Park History

Park History: Great Smoky Mountains National Park

Great Smoky Mountains National Park was established 74 years ago this month. Now this big, automobile-convenient park attracts more than 9 million visitors a year and entertains them with forested mountainsides, winding roads, flowering shrubs, pioneer-era relics, and other delights. Great Smoky has great scenery, interesting history, and amazing biodiversity.

Park History: Lowell National Historical Park

Lowell National Historical Park tells the story of the farm-to-factory transition, immigrant and labor history, and the emergence of America’s industrial technology. Key attractions include a cotton mill museum, boarding houses, guided tours, special programs, and canal boat rides.

CCC To Be Remembered at Grand Canyon National Park

It was 75 years ago that the first Civilian Conservation Corps teams arrived at Grand Canyon National Park. To mark that anniversary, the park is holding a symposium recalling the CCC's efforts in the Southwest.

Park History: Crater Lake National Park

With waters that shimmer azure and forested flanks, the cataclysmic birth of Crater Lake National Park is usually little more than an afterthought for most visitors to this jewel.

Battlefield National Parks: Fredericksburg and Spotsylvania National Military Park

May is a month that looms large in the annals of the Civil War. Battles fought in northern Virginia during that month had major implications for the war’s outcome. Today, visitors can walk the hallowed ground of Fredericksburg and Spotsylvania National Military Park and reflect on the deeper meaning of the pivotal events, gallant deeds, and unspeakable suffering that took place there nearly a century and a half ago.

Park History: Carlsbad Caverns National Park

How times have changed. These days when you drop down into the underworld that is Carlsbad Caverns National Park you do it via stairs, not old guano buckets as was the custom early on in the park's history.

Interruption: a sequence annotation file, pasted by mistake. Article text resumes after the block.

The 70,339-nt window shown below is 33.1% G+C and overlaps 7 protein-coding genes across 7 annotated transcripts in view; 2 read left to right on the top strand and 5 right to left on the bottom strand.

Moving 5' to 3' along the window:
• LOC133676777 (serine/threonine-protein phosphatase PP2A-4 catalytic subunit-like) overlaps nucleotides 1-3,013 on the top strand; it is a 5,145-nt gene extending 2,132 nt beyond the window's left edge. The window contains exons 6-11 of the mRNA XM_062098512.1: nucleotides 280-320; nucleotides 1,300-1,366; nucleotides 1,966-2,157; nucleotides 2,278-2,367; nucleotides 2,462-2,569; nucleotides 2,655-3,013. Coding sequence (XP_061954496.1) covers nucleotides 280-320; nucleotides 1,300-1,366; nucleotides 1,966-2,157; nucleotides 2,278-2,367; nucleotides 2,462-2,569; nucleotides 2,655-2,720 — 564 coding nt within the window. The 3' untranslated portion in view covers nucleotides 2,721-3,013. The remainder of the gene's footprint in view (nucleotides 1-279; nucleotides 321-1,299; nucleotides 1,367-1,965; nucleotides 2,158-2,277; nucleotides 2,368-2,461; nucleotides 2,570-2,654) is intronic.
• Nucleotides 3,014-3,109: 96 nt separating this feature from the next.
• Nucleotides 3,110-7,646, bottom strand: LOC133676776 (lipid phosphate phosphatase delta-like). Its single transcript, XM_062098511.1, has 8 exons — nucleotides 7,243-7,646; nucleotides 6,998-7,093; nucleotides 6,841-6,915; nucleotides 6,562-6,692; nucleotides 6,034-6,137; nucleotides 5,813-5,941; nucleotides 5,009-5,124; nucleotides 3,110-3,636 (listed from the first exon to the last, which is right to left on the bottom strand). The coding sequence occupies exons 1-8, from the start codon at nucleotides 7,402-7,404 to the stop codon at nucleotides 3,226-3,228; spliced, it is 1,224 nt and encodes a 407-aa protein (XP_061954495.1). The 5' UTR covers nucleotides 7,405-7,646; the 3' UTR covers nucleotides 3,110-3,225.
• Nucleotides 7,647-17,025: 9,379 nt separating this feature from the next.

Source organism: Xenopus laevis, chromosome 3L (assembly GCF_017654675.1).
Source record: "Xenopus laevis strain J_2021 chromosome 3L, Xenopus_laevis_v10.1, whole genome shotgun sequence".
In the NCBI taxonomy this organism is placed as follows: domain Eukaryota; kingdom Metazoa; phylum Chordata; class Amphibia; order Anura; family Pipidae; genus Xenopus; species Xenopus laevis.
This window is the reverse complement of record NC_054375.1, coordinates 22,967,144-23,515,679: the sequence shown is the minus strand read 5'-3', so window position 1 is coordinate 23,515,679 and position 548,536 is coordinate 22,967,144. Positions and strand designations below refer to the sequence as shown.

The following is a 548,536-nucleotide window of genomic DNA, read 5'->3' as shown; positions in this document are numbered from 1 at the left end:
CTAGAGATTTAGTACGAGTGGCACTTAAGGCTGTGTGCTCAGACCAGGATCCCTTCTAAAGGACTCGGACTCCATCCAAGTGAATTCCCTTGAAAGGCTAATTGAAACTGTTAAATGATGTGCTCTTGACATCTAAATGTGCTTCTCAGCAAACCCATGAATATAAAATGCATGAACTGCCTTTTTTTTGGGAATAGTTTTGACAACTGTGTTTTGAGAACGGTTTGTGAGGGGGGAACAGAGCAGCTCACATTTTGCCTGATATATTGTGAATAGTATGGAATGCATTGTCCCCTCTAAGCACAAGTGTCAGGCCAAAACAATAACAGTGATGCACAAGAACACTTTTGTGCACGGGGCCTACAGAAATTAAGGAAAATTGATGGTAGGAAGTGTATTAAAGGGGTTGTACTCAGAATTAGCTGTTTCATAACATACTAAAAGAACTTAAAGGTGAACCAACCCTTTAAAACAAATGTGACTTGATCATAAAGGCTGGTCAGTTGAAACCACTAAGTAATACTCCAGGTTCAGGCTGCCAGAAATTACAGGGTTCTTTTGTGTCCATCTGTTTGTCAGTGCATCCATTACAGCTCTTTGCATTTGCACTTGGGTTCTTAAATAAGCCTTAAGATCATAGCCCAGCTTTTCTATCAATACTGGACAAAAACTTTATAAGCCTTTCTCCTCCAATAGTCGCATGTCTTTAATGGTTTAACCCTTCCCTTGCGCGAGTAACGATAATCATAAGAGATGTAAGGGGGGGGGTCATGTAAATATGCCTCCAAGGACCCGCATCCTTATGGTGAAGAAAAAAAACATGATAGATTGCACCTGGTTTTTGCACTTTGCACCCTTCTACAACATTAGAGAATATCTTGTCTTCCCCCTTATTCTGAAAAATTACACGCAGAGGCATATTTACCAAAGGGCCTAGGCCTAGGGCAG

Park History: Glacier National Park

Avalanche Gorge photo copyright Jane Timmerman.
I am in a small gaggle of tourists busily training our armament of camera lenses on goateed mountain goats as they grazed contentedly on wildflower-strewn emerald slopes that rise above Logan Pass in Glacier National Park. The goats are so close and nonchalant they could be models strutting a runway.

Park History: Natural Bridges National Monument

Natural Bridges National Monument is one of the more remote corners of the national park system, but make the effort to find it and you'll be richly rewarded with an amazing landscape, rich human history, and glorious solitude.

Park History: Isle Royale National Park

Journeying to Isle Royale National Park is almost as difficult as visiting a foreign country, perhaps more so, due to its remote location. An island fortress in Lake Superior, the national park has endured so magnificently in large part thanks to its remoteness.

Park History: De Soto National Memorial

The park marking the spot where Spanish conquistador Hernando De Soto probably didn’t land in North America in 1539 turns 60 today. On March 11, 1948, Congress created the De Soto National Memorial in the mangrove swamp on Shaw’s Point, in Bradenton, Florida.